Jewish World Review

Identity chips could protect health, but hurt privacy, some say? | (KRT) As many as 2,000 people in the world are walking around with rice-sized chips under their skin that can allow others to find out a great deal of information about them.

Want to know if the individual has had his gall bladder removed or has a pacemaker? Want to make sure the person handing you a credit card really is who he says he is?

If you are the person's employer, do you want to know exactly where she is during the workday?

This may all sound like "1984" and raise alarms about privacy, but some experts are confident there are ways to prevent unwanted snooping in chip users' personal affairs. And they contend existing laws are sufficient to catch and punish anybody who tries.

In October, the Food and Drug Administration approved the chip for medical use, a reason many of those with a chip cite for wanting it.

One intended use, for example, is to allow emergency room doctors access to the medical records of someone unable to communicate.

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"Say you live in L.A., but get hit by a car in New York," said Scott Silverman, chairman and chief executive officer of Applied Digital, the Delray Beach, Fla., manufacturer of VeriChip, an embedded device.

VeriChip is one of several devices that employ radio frequency identification, or RFID, technology to accomplish rapid and remote transmission of information.

Each VeriChip, the only RFID device actually implanted in a user's body, contains a 16-digit identification number than can be read by a person using a scanner that activates the chip and tells it to transmit the number.

In a phone interview, Silverman said each person with a VeriChip implant has designated certain individuals - typically family members - who are permitted to access user information.

Each VeriChip user carries a card explaining how to use the technology, Silverman said. And designated persons must submit their own ID numbers to Applied Digital before they can obtain the user data from a company database.

Silverman said he is confident the system is secure. He said even if someone stole one of the scanners, the thief would need a user ID to access the data.

In other uses, such as validating the identity of a credit-card user, the VeriChip technology makes identity theft more difficult, Silverman said.

"We think VeriChip can be used to enhance your privacy," he said.

Experts say the same chip that can identify you also can be activated by scanners to allow authorized people to open doors simply by approaching them. It is the equivalent of swiping an ID card across a reader next to the door.

Similarly, scanners can be positioned throughout a building to track people as they move about.

Some are skeptical of the technology used by Applied Digital.

"The VeriChip is neither as good as its marketing nor as bad as its critics suggest," said Jean Camp, an associate professor of informatics - the study of how data are processed and transmitted - at Indiana University in Bloomington.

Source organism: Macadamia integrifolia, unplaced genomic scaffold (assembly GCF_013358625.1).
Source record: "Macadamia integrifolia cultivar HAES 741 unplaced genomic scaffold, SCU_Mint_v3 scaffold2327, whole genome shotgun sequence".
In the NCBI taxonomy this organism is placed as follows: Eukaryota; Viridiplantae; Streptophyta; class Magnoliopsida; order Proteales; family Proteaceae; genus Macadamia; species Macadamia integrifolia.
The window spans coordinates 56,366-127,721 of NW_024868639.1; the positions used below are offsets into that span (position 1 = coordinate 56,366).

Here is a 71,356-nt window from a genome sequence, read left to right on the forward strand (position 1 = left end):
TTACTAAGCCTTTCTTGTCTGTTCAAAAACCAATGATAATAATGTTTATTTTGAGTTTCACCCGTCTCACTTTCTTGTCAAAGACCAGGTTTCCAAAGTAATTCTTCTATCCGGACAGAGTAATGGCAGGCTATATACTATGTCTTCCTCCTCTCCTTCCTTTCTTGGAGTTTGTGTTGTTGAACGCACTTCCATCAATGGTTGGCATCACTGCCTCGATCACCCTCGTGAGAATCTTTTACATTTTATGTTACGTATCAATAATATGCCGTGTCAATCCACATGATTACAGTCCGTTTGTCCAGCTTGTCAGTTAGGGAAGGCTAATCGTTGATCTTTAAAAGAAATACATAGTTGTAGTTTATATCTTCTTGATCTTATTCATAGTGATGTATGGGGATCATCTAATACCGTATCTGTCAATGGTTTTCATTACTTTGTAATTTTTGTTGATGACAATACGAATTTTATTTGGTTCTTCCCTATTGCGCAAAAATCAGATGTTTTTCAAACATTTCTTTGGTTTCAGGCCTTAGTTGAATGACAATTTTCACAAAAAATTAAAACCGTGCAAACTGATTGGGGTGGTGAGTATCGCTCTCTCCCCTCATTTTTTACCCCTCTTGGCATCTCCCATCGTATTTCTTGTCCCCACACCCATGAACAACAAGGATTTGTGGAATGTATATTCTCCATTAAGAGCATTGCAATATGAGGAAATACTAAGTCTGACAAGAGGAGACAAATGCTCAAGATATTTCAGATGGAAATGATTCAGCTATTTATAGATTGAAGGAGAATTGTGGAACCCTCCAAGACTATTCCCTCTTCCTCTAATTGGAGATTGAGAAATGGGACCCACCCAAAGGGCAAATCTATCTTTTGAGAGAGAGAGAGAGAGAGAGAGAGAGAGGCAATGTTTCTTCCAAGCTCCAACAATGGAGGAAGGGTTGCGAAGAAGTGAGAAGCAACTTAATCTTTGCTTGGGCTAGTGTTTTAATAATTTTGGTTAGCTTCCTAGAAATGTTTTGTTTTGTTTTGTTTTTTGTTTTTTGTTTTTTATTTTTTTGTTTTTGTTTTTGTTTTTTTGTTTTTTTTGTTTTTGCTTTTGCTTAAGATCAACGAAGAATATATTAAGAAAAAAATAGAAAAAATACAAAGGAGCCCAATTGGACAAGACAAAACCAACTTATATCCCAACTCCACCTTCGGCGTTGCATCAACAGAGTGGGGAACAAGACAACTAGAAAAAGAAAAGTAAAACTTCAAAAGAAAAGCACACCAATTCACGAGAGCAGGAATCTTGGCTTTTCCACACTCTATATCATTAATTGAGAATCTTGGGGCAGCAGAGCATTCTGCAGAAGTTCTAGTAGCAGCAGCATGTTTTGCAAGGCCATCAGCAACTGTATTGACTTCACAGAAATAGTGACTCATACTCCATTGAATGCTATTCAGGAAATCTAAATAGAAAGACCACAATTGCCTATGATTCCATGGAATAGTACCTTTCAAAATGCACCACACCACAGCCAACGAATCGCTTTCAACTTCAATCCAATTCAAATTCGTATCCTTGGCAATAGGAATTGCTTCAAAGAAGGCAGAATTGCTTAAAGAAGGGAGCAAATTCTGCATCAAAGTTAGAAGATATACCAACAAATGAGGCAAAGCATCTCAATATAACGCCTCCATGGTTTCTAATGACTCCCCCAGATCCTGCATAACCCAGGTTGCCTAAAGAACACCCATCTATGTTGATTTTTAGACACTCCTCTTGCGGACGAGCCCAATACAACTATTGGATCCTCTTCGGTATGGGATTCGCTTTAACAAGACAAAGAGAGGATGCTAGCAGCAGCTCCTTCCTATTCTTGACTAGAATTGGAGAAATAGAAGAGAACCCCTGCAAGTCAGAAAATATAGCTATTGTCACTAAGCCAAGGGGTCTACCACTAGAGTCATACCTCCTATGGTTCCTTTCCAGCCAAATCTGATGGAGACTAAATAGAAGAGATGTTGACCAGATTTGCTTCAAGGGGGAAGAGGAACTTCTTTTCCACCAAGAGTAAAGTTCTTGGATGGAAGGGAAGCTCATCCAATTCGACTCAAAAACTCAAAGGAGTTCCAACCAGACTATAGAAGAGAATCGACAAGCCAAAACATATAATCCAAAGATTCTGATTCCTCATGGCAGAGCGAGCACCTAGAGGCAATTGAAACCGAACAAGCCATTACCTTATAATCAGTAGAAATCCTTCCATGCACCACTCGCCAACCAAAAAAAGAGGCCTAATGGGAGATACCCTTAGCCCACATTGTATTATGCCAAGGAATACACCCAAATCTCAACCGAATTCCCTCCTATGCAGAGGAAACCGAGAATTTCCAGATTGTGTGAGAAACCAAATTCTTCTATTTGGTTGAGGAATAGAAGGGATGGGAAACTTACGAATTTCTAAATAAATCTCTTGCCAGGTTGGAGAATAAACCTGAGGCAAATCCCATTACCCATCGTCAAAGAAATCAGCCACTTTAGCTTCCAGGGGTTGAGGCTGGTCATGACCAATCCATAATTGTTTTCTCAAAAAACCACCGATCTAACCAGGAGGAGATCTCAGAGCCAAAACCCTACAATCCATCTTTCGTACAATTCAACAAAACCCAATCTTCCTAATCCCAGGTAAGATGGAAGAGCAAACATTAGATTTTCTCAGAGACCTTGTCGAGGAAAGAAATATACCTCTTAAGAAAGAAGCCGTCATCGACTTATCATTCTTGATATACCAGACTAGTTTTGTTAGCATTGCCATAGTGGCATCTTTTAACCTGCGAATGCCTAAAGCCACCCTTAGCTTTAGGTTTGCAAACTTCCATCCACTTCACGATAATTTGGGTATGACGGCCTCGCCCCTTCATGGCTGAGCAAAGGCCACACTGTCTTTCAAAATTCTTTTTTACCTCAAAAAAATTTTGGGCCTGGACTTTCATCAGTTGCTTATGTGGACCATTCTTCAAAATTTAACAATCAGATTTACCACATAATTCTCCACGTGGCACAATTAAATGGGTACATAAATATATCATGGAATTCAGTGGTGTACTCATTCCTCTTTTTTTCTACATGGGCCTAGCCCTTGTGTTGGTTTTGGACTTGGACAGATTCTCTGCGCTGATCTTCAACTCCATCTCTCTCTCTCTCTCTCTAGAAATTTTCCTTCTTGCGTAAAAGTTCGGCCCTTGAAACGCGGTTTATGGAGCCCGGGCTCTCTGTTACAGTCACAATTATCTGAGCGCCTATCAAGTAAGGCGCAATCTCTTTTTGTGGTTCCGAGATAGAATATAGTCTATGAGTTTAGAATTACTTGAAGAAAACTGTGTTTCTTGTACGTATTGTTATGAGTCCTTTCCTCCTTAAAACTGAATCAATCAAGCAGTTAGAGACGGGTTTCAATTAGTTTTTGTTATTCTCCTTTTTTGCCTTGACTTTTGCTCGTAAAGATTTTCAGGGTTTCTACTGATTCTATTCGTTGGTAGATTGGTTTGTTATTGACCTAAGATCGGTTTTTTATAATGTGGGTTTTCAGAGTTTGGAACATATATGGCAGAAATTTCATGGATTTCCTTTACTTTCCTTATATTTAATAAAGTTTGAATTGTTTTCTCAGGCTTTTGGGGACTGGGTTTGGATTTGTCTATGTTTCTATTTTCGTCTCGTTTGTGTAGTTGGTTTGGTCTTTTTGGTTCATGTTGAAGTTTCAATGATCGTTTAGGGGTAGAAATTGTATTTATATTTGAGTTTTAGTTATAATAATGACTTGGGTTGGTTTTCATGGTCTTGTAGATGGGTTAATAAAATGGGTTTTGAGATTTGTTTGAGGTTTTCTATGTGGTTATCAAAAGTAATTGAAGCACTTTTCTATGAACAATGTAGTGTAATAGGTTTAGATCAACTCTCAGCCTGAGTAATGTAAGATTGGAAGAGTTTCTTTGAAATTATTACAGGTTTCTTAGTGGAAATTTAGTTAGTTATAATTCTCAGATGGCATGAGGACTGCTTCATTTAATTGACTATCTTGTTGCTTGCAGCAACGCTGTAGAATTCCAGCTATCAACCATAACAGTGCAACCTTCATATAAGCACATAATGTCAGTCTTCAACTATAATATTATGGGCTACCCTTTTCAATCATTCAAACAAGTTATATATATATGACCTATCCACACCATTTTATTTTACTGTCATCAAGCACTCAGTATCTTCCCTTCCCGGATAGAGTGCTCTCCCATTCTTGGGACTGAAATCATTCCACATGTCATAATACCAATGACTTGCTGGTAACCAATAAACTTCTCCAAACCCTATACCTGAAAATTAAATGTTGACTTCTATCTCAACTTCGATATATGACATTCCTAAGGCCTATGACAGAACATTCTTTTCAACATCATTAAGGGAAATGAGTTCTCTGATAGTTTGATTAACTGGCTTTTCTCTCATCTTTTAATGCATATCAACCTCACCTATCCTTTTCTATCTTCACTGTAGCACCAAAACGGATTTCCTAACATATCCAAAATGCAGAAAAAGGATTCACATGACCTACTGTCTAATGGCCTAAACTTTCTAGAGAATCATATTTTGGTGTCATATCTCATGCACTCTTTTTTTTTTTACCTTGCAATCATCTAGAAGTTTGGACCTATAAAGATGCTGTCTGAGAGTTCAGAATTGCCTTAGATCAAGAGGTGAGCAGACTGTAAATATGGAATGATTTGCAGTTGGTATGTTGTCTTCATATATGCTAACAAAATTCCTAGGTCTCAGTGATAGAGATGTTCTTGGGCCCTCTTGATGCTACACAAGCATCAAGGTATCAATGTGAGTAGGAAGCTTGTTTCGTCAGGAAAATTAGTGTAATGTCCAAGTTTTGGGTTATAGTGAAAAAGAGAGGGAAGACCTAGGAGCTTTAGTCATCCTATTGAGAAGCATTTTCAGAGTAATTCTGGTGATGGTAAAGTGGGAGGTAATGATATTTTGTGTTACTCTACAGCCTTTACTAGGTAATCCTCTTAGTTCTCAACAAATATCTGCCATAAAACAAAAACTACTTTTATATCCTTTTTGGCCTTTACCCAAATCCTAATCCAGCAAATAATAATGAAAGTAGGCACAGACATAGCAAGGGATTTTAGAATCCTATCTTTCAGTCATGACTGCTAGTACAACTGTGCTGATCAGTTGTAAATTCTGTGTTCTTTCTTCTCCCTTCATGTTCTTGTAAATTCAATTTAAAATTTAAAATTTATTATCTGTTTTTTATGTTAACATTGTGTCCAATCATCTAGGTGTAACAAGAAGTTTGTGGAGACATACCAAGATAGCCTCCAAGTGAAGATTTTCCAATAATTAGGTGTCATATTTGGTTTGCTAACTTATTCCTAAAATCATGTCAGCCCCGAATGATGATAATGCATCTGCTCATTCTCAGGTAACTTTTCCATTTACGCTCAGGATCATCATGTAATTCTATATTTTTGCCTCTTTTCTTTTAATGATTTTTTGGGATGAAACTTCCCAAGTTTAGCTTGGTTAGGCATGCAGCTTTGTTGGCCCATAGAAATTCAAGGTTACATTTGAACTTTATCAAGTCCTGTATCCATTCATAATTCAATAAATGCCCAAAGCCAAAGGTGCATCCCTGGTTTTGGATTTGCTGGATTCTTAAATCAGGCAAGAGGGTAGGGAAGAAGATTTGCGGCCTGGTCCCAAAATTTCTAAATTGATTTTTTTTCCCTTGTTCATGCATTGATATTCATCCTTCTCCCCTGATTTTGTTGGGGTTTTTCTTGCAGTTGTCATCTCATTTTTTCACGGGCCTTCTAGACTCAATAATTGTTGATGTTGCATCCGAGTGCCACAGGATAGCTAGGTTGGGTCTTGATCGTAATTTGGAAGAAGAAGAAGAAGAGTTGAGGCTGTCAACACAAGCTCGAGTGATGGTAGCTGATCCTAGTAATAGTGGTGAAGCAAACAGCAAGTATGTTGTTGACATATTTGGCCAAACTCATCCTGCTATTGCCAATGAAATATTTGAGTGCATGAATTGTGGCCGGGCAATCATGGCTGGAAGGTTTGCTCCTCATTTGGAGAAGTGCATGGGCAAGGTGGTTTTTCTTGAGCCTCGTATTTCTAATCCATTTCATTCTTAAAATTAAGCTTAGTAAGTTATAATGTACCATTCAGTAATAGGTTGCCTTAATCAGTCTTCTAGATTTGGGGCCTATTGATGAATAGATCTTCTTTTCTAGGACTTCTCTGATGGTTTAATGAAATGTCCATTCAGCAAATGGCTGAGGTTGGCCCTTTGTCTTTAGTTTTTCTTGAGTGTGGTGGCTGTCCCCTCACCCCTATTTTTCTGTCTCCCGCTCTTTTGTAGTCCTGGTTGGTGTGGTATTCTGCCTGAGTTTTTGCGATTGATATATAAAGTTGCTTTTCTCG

"The VeriChip gives each implanted individual a number that, in turn, links to a database of information," Camp, who studies privacy issues, said in an e-mail exchange. "Like a biometric" - a physical identifier, such as a fingerprint or iris pattern - "it is a data element that cannot be changed and that you cannot forget. Like a biometric, you go around sharing that data just by existing.

"The privacy problems in this system are the security problems. The security problem is that you have one number, that number provides access to all your personal information and you walk around broadcasting that number."

She disagreed with Silverman, saying it would be easy to gain access to the chip ID number.

"If I wanted to steal your identity under this model it appears (all) I would have to do is get an RFID reader for a few hundred dollars. I could then read your VeriChip ID as you walk past.

"Then I would write an RFID with the same number, and implant it in my own arm. Voila! Identity theft made wireless."

Some believe that any new technology ultimately can be hacked or protected by newer technology.

"At this stage it does not seem to be much of a problem," said David MacDonald, an attorney who practices privacy law.

MacDonald, in a phone interview, suggested that in the case of any RFID device, an individual could vanish simply by wearing a transmitter with a stronger signal than the device in question.

He said potential uses of RFID devices could cause privacy concerns.

He suggested a politician might be able to make a case for embedding all children with chips to deter kidnapping. "It might even be a good idea," he said.

But the Orwellian aspects of that are plain. Once you have scanners all around the country to track children, the government would obtain mountains of private information.

He suggested that the use of a VeriChip to back up confirmation of a credit card's valid use was a good idea.

"Two factors are always more secure than one," he said. "The chip would be hard to replicate. You might not notice that someone took your credit card, but you would notice if someone took a chip embedded in your arm."

MacDonald also was confident that existing laws could protect users of RFID technology against fraud. If anyone got access to your data - just as if they stole a credit card - the unauthorized use of that information would be a crime.

"Generally, existing laws will protect because of the consent issue," he said.

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© 2004, Chicago Tribune Distributed by Knight Ridder/Tribune Information Services